• Effects of smolt length and emigration timing on marine survival and age at maturity of wild coho salmon (Oncorhynchus kisutch) at Auke Creek, Juneau Alaska

      Lum, Judith L. (2003-08)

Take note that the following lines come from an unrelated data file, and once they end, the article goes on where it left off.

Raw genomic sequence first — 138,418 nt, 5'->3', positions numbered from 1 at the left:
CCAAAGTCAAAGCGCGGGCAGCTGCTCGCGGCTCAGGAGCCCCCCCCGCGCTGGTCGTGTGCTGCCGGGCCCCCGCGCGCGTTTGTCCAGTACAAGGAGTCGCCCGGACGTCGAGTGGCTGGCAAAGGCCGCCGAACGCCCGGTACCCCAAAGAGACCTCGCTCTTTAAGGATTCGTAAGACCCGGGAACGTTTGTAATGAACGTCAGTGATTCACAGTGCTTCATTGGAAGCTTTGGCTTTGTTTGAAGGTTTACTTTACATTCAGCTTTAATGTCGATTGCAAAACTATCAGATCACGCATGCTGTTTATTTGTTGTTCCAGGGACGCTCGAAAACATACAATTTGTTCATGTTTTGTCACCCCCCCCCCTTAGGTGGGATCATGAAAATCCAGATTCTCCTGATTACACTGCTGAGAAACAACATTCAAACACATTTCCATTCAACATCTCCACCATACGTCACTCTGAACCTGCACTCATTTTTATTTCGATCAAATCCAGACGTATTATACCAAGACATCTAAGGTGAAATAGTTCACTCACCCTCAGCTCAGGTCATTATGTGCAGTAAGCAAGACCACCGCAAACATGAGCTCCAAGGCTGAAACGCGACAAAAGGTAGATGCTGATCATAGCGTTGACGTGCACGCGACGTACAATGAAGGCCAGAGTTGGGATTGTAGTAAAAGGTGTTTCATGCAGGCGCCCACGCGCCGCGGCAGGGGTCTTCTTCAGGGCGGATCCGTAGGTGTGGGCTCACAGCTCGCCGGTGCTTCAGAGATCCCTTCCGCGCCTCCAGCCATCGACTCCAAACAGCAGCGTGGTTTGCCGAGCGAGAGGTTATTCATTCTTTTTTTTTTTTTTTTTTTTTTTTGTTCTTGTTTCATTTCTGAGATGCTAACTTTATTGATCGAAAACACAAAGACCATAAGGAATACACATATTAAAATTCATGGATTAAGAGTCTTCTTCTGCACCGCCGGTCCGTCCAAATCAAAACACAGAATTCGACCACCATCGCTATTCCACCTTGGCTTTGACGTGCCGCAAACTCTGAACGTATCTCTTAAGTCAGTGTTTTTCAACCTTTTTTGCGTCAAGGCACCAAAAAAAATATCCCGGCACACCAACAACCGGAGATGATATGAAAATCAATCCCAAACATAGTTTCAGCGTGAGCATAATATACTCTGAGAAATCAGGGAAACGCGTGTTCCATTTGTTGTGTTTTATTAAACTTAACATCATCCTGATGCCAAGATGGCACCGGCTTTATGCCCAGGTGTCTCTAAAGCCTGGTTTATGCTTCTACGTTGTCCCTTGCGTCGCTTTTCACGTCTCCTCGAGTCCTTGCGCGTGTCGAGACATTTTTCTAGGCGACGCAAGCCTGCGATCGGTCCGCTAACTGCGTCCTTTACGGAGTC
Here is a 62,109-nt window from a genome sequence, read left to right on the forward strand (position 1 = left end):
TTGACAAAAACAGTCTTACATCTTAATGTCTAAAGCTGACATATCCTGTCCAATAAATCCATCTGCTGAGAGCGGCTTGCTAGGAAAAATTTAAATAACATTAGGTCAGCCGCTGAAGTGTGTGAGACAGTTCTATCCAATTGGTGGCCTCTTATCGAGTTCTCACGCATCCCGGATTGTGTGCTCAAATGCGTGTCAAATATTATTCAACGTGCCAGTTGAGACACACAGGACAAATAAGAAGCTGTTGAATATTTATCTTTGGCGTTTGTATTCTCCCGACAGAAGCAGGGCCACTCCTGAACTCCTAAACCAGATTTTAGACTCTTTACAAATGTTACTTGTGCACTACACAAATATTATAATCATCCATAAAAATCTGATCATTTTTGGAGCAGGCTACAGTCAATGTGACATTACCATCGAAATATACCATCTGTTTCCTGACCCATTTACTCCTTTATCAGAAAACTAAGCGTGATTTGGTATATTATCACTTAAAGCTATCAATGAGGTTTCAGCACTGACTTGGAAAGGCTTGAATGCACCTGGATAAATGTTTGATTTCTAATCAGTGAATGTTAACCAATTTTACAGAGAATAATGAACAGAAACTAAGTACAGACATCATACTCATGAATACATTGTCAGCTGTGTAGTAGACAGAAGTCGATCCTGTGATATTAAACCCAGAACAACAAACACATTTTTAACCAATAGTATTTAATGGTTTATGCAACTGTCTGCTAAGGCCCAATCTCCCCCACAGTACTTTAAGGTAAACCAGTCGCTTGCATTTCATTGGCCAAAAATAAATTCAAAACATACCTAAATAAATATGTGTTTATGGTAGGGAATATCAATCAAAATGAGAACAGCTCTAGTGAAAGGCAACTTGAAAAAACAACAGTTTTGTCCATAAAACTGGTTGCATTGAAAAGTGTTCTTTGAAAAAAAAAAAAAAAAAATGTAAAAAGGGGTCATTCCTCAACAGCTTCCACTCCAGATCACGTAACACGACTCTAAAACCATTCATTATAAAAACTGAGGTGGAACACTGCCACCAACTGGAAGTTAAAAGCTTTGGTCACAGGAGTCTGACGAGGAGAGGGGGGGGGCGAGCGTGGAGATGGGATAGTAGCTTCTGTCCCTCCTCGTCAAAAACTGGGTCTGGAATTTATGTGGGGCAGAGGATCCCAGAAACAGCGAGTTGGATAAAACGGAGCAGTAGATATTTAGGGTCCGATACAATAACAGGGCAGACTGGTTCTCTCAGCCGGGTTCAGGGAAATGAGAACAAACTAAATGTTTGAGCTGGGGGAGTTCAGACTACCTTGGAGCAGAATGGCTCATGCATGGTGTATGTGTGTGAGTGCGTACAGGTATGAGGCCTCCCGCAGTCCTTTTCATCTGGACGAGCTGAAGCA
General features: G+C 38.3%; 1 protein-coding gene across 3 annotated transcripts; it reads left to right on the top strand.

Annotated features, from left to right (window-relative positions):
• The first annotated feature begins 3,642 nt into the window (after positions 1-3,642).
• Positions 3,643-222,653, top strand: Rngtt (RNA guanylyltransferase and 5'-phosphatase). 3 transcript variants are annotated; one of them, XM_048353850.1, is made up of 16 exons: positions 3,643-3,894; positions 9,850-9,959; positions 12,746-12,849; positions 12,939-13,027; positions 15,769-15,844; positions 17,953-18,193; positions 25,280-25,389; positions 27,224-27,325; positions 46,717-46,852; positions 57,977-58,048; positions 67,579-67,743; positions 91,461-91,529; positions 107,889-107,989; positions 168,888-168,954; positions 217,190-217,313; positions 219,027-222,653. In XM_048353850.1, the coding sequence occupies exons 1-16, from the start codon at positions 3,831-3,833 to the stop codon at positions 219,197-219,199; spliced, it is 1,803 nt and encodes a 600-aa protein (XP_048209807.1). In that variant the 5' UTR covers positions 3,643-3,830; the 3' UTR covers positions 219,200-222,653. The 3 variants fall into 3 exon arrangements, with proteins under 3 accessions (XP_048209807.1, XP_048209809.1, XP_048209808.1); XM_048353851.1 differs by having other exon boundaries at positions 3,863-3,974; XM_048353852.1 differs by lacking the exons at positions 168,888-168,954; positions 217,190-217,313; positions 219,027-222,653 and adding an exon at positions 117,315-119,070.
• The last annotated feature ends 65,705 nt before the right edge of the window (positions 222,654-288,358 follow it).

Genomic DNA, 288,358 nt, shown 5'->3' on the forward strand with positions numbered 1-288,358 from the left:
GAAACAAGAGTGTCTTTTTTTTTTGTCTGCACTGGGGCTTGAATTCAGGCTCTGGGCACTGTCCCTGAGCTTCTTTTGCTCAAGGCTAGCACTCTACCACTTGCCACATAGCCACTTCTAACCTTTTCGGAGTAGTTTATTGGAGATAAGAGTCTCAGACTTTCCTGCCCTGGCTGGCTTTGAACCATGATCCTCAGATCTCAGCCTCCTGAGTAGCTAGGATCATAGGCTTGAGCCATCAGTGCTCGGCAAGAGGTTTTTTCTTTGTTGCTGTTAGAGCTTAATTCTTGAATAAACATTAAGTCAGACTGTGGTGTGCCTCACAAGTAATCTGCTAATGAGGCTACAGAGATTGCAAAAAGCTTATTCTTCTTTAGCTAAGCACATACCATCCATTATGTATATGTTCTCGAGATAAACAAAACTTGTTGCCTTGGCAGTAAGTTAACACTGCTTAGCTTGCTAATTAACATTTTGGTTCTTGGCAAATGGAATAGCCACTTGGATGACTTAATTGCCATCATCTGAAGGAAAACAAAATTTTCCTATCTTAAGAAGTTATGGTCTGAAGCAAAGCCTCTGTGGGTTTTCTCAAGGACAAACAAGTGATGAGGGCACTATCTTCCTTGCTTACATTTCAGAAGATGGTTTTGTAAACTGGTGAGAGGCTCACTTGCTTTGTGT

Coho salmon Oncorhynchus kisutch smolt were collected during the 1993-1997 emigrations at Auke Creek near Juneau, Alaska. Each day emigrants were separated into four size categories: small <90 mm), medium (90 - 110 mm), large (111 - 125 mm), and extra large (> 125 mm), tagged with a sequentially coded-wire tag, and released at tidewater. Tags from returning adults and jacks were collected and decoded in 1993-1998. Most survivors originated from the large and extra large categories, 40.5% and 43.1%, respectively. Large smolts contributed 28.9% to smolt-to-jack returns, significantly less than the smolt-to-jack survival contributed by extra large smolts, 67.8%. Smolt year, emigration date, and smolt length were significant in determining the length of returning jacks. In the 1993 and 1997 smolt years, significantly smaller returning adults originated from smolts that migrated later. Larger smolts produced significantly larger returning adults in all smolt years except 1994.